Publishing 101: The Publishers Weekly Introduction to Publishing and Self-Publishing | Book Review

publishing101
Rachel Deahl is a journalist and news director at Publishers Weekly. She has just authored and published an e-book about the choices and paths facing writers when they have completed a manuscript; Publishing 101: The Publishers Weekly Introduction to Publishing and Self-Publishing. The book is intended to demystify the publishing process and offer writers a real-world take on what actually happens on the road to publication, whether through traditional publishing or by using a self-publishing platform or service provider.

 

The book is split into the following general areas:
• What to really expect from your agent, editor, publicist and publishing house.
• What writers should and should not have in their publishing contract.
• The pros and cons of various digital self-publishing platforms.
• How to get your self-published book distributed and reviewed.
• Success stories from self-published authors, and their own hard-won advice
Readers should be aware that this is a very short book. Published by Deahl’s employer, Publishers Weekly (an industry trade magazine), it reads more like a very long online article than a book. I would describe it more as a brief introduction into the current world of book publishing. It is by no means a writing or publishing primer, and to be fair to Deahl, she makes that clear from the outset.
My disappointment with the book is that there is not a whole lot new here for authors investigating the modern publishing world. In fact a writer would learn as much from a casual browse of the Internet from reputable resource websites over a couple of hours, or indeed reaching Publishers Weekly itself.
Deahl actually does reasonably well in the early part of the e-book explaining the state of play in the modern commercial world of publishing, the role of big publishers and agents, independent publishers, small presses and the rise of self-publishing. Each section is completed with a what to expect and what not to expect summary—a nice touch even in such a short book.
The section on self-publishing mentioned few service companies and seemed to reflect predominantly DIY publishing platforms like Amazon KDP, Lulu and CreateSpace. Full service publishing was mentioned with a nod to service behemoth Author Solutions—fortunately with the qualifying remark that the company was embroiled in a class action suit at the moment, taken by three authors who signed contracts with Author Solutions imprints.
At times Publishing 101 read like a quick holiday guide for publishing, complete with places to go and the cost of cutting a deal (royalty, advances and rights), but without the deeper elements that is going to attract me down those paths! Well you can go on holidays to Greece, Cyprus, Hawaii, Spain, Italy or anywhere you like: and you can get there by car, boat or plane; but, fuck me, don’t ask what might attract you to those places. In essence, I felt somewhat informed, but no so much engaged. What was needed was a far better drill down as to what is different by going the DIY publishing route or the full service route. That kind of drill-down was dealt with in the sections on traditional publishing (forming the best sections of the book) but it seemed completely lacking in the self-publishing section—as if it was added on as a last minute thought. The book features the thoughts of three successful self-published authors and their experiences, but much of this information appeared to be pulled from Publishers Weekly articles and other interviews the three authors gave elsewhere.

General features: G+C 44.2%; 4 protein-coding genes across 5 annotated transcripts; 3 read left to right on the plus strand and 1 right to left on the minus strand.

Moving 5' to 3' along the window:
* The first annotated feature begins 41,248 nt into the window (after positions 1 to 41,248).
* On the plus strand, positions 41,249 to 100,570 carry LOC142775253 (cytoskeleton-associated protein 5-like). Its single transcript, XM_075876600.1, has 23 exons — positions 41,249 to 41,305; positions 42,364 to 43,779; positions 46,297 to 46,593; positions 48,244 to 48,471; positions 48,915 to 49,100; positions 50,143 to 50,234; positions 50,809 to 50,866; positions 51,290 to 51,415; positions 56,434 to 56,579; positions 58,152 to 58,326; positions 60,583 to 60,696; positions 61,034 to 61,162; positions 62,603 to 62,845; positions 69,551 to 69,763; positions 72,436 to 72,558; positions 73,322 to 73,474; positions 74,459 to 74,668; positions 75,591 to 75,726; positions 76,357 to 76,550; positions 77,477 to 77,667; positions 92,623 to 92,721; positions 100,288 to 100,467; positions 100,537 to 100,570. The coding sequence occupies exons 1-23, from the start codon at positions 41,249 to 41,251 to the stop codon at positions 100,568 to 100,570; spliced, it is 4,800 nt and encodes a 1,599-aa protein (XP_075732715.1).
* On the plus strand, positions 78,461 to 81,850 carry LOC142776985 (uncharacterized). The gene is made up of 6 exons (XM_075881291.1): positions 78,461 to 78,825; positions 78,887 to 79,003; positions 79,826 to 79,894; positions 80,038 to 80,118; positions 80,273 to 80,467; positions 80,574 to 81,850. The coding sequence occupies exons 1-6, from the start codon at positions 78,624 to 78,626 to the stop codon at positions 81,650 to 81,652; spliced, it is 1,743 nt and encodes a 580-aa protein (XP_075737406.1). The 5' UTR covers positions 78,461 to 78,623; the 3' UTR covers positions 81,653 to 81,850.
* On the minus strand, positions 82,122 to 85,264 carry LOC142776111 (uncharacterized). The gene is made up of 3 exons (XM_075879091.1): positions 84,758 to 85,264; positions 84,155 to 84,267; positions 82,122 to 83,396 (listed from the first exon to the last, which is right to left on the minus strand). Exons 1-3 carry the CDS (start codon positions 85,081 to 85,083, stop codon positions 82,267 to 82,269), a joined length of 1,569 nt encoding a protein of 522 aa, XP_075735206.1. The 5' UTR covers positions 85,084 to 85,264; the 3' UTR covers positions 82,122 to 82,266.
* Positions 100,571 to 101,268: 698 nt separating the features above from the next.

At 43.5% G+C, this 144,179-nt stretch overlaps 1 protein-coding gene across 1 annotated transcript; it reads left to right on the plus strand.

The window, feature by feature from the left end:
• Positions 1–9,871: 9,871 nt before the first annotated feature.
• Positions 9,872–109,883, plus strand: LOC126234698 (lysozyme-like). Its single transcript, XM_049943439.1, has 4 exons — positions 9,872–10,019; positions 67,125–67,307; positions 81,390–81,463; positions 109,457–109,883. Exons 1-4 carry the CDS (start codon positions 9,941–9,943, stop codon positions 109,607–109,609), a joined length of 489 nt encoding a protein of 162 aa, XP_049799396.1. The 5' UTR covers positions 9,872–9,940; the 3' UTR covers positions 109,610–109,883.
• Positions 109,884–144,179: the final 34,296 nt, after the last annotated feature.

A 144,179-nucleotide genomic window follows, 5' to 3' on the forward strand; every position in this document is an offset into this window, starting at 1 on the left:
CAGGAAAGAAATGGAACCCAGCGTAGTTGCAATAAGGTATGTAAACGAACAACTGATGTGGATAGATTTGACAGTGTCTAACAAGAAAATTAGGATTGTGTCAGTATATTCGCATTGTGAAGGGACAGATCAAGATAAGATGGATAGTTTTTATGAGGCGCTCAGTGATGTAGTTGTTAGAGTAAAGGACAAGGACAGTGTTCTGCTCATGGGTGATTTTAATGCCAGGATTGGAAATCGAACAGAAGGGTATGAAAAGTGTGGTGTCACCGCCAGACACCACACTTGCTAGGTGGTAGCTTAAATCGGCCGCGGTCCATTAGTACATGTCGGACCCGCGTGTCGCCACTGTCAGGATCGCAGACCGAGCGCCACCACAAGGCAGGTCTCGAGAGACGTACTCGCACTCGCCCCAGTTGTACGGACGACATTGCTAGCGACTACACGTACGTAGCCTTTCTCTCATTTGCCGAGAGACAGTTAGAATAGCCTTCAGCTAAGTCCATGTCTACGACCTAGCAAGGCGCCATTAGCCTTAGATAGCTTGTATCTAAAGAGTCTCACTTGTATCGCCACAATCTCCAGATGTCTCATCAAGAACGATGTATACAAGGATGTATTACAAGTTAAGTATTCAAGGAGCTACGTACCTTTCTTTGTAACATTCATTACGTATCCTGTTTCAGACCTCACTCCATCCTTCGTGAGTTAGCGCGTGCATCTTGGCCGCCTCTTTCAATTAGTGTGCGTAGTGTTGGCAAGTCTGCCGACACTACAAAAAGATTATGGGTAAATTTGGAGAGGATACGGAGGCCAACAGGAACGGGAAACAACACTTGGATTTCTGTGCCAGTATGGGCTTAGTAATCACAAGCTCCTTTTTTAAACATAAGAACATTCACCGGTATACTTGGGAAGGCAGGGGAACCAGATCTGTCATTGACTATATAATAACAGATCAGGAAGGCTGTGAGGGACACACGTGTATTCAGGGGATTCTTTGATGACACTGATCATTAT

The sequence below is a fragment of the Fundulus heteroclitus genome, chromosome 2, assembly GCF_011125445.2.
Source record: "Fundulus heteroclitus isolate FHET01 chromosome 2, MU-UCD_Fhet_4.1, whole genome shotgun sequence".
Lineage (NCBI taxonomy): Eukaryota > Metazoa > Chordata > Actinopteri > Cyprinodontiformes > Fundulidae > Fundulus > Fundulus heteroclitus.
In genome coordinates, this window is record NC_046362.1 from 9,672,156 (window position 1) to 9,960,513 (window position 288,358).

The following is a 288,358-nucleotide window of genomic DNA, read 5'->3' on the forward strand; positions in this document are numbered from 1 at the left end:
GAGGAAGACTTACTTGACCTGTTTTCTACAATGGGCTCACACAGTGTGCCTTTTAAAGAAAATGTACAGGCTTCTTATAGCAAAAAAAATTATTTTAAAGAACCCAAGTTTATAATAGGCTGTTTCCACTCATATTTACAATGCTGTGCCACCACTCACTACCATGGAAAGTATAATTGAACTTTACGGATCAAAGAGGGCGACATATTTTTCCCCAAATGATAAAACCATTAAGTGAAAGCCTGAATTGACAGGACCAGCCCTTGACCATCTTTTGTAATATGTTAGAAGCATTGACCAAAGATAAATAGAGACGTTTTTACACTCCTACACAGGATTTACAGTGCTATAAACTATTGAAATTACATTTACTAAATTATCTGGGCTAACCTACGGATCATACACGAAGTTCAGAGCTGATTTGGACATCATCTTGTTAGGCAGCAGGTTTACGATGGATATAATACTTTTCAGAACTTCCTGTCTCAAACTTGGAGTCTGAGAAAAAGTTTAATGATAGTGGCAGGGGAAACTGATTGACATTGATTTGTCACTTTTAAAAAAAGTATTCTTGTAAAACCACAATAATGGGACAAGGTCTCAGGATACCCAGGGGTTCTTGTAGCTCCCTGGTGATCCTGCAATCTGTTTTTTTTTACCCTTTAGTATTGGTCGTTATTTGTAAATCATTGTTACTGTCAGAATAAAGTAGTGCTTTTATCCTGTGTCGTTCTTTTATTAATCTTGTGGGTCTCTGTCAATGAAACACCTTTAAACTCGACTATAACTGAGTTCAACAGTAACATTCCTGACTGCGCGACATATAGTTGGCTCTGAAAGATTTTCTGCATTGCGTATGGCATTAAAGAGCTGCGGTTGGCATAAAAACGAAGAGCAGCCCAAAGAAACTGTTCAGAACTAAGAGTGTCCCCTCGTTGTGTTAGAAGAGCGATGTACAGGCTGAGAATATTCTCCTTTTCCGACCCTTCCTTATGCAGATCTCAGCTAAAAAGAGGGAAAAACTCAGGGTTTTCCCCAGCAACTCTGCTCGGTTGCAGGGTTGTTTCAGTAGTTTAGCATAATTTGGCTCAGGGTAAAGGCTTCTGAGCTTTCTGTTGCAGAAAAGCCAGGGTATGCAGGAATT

For that reason, it makes me wonder what the real point of Deahl’s book—or rather booklet—is. It lacks any great distinction and there are countless books in this area that explore the options for writers in much grearer detail.
The release of the ebook coincides with Publishers Weekly launching a writer resource site for writers (BookLife) and I can’t help feeling that the e-book is nothing more than a promotional afterthought for the website. Ultimately, the content of this e-book would be far more at home on the BookLife website.
Publishing 101: The Publishers Weekly Introduction to Publishing and Self-Publishing
(e-book only)
by Rachel Dealh
Published by Publishers Weekly
Available through Amazon Kindle, Apple iBooks and Nook (Google Play and Kobo due soon)
$1.99
 
RATING: 05/10

Mick Rooney – Publishing Consultant

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One Comment;

  1. Giacomo Giammatteo said:

    Mick, I read this, and I agree. To me, this seemed like the author grabbed a collection of blog posts on various topics related to publishing, and threw them together into a book. Pretty much useless and a wasted few bucks, not to mention my time.

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